Canada's Prime Minister Stephen Harper kicked off his first Conservative-majority Parliament on September 19 by introducing changes to the criminal justice system that seek to put more people in prison and keep them there longer.
The Tory crime bill imposes mandatory minimum sentences and restricts the availability of house arrest, thus depriving judges of discretion in such matters. These measures are not aimed only at serious offences: a person caught with as little as six marijuana plants would now face at least six months in jail.
The bill also downgrades almost all factors for consideration in the correctional and parole process, including the special needs of First Nations. This risks increasing the First Nations' incarceration rate, which is already scandalous at 17 percent of the overall prison population. Aboriginal peoples make up less than 3 percent of adult Canadians.
Behind this regressive law-and-order crackdown by Harper is the uncontested fact that crime rates have been falling steadily in Canada for the past twenty years. This has led to much criticism of the reform bill, including by many in the mainstream media. The Globe and Mail mockingly called it the “Prison is the Answer to Everything” bill. The Toronto Star denigrated it as “a classic of misplaced priorities, a wholesale assault on a problem that doesn’t exist” that will cost billions. Star columnist Carol Goar warns that Harper’s adoption of U.S.-style crime policies will lead to a “disproportionate increase in the number of poor, non-white people behind bars.”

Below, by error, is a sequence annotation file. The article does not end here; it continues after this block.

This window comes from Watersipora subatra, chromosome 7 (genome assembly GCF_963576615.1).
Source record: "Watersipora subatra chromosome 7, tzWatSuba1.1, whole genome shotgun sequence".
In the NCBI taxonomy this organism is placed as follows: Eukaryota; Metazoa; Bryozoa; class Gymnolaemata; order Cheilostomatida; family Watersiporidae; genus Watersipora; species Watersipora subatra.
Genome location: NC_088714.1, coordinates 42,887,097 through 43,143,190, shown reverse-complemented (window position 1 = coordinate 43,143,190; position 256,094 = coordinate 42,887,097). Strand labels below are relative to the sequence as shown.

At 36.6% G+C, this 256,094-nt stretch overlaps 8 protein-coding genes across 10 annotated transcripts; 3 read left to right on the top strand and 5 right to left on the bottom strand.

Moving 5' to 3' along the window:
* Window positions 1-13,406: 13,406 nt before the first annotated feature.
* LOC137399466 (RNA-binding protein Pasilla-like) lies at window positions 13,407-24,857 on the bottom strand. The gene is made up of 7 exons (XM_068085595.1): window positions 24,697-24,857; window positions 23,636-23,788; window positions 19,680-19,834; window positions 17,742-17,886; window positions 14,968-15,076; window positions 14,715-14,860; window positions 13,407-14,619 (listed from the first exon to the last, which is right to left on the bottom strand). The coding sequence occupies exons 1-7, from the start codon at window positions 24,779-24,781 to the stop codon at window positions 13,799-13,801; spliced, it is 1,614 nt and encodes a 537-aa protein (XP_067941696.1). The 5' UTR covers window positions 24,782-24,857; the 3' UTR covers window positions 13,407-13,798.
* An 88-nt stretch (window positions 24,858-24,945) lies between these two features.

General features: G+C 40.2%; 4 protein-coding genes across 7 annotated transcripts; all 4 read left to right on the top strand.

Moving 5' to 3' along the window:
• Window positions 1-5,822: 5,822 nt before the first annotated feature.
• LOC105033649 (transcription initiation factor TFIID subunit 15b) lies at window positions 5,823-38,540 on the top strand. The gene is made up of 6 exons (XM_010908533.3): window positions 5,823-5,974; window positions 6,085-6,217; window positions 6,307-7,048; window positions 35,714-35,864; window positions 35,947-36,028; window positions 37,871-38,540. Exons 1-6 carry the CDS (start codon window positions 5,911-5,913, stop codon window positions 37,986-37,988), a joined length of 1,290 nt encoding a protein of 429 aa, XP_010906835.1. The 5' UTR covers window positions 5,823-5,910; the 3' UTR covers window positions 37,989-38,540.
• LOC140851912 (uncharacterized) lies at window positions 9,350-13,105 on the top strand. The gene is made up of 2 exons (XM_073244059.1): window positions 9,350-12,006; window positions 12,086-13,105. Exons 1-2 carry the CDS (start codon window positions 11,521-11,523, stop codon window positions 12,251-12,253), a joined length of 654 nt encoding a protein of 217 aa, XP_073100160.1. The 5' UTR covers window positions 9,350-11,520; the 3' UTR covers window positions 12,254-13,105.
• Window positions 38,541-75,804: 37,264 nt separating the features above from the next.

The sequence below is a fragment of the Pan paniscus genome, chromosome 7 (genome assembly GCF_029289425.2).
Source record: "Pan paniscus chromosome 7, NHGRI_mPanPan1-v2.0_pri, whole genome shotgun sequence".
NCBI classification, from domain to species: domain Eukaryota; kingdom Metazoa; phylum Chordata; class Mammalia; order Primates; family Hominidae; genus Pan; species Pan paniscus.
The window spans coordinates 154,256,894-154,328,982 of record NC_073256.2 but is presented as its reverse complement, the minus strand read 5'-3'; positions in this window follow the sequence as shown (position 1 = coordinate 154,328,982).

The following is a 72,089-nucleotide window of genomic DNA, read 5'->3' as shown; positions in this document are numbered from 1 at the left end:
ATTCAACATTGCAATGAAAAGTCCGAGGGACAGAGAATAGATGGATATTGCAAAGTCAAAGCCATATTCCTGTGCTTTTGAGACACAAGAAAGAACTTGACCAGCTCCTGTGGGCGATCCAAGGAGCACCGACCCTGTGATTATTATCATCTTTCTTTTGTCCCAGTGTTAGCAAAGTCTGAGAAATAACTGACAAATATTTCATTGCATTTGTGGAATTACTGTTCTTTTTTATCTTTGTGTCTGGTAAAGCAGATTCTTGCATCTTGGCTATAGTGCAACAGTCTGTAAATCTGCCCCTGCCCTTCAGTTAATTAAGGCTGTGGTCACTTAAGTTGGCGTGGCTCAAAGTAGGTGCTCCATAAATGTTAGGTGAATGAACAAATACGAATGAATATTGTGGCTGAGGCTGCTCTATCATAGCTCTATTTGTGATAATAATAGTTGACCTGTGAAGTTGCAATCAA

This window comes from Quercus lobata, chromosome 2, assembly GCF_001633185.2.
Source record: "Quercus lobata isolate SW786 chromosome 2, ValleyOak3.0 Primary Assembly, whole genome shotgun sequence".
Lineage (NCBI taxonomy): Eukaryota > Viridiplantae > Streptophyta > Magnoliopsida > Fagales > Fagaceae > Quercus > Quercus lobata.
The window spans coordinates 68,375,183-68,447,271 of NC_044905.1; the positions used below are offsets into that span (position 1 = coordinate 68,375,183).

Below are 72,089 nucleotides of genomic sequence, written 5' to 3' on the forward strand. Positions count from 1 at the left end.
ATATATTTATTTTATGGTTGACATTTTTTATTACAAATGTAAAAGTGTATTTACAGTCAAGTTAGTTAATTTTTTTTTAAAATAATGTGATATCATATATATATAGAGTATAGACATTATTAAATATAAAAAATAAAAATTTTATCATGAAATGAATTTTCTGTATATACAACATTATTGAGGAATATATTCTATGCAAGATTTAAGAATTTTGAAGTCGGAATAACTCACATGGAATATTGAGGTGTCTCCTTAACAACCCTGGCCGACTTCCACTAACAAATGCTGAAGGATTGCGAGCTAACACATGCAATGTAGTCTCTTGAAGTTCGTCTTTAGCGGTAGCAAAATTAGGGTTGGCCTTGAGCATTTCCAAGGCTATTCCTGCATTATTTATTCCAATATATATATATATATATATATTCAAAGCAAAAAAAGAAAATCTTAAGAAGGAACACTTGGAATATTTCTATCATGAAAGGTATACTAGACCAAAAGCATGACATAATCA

The Conservatives tried to pass many of the same provisions in previous parliamentary sessions, when they ruled as a minority government. However, they were blocked by the opposition parties, including the labour-based New Democratic Party.
Now back with a majority, the Conservatives warn that this bill is “just the beginning.” As we witness the highly controversial execution of Troy Davis in Georgia, and the recent hunger strikes by prisoners in California, we shudder to think what else Stephen Harper has in mind.
Socialists demand that the Conservative crime bill be withdrawn, and that the government focus its efforts on crime prevention rather than fear-mongering and punishment. We demand that special attention be given to young persons, women and aboriginals who are involved in the criminal justice system. Education and good jobs, not punishment for being poor, should be at the center of society's agenda.
> The article above was written by Eric Kupca.